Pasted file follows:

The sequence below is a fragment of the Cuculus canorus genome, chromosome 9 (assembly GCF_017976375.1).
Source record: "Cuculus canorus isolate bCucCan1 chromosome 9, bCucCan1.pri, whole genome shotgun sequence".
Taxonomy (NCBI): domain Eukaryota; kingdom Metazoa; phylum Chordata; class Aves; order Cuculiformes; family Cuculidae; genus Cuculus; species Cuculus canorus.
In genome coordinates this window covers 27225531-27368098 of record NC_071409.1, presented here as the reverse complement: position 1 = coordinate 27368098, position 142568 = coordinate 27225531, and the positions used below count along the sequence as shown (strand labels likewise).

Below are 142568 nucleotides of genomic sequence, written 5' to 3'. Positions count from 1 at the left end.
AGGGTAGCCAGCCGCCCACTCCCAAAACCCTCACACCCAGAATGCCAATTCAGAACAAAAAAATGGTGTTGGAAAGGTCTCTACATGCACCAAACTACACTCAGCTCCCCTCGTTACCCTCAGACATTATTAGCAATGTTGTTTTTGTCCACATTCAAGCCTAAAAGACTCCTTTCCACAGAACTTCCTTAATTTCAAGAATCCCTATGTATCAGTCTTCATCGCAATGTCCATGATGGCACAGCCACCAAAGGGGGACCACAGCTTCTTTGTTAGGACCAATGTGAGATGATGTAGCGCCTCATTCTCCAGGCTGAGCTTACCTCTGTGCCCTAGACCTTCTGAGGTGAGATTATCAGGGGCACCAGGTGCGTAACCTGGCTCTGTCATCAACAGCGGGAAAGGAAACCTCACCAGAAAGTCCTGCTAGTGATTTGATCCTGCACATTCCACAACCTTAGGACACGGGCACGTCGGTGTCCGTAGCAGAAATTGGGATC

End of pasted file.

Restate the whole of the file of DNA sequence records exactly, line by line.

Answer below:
The sequence below is a fragment of the Cuculus canorus genome, chromosome 9 (assembly GCF_017976375.1).
Source record: "Cuculus canorus isolate bCucCan1 chromosome 9, bCucCan1.pri, whole genome shotgun sequence".
Taxonomy (NCBI): domain Eukaryota; kingdom Metazoa; phylum Chordata; class Aves; order Cuculiformes; family Cuculidae; genus Cuculus; species Cuculus canorus.
In genome coordinates this window covers 27225531-27368098 of record NC_071409.1, presented here as the reverse complement: position 1 = coordinate 27368098, position 142568 = coordinate 27225531, and the positions used below count along the sequence as shown (strand labels likewise).

Below are 142568 nucleotides of genomic sequence, written 5' to 3'. Positions count from 1 at the left end.
AGGGTAGCCAGCCGCCCACTCCCAAAACCCTCACACCCAGAATGCCAATTCAGAACAAAAAAATGGTGTTGGAAAGGTCTCTACATGCACCAAACTACACTCAGCTCCCCTCGTTACCCTCAGACATTATTAGCAATGTTGTTTTTGTCCACATTCAAGCCTAAAAGACTCCTTTCCACAGAACTTCCTTAATTTCAAGAATCCCTATGTATCAGTCTTCATCGCAATGTCCATGATGGCACAGCCACCAAAGGGGGACCACAGCTTCTTTGTTAGGACCAATGTGAGATGATGTAGCGCCTCATTCTCCAGGCTGAGCTTACCTCTGTGCCCTAGACCTTCTGAGGTGAGATTATCAGGGGCACCAGGTGCGTAACCTGGCTCTGTCATCAACAGCGGGAAAGGAAACCTCACCAGAAAGTCCTGCTAGTGATTTGATCCTGCACATTCCACAACCTTAGGACACGGGCACGTCGGTGTCCGTAGCAGAAATTGGGATC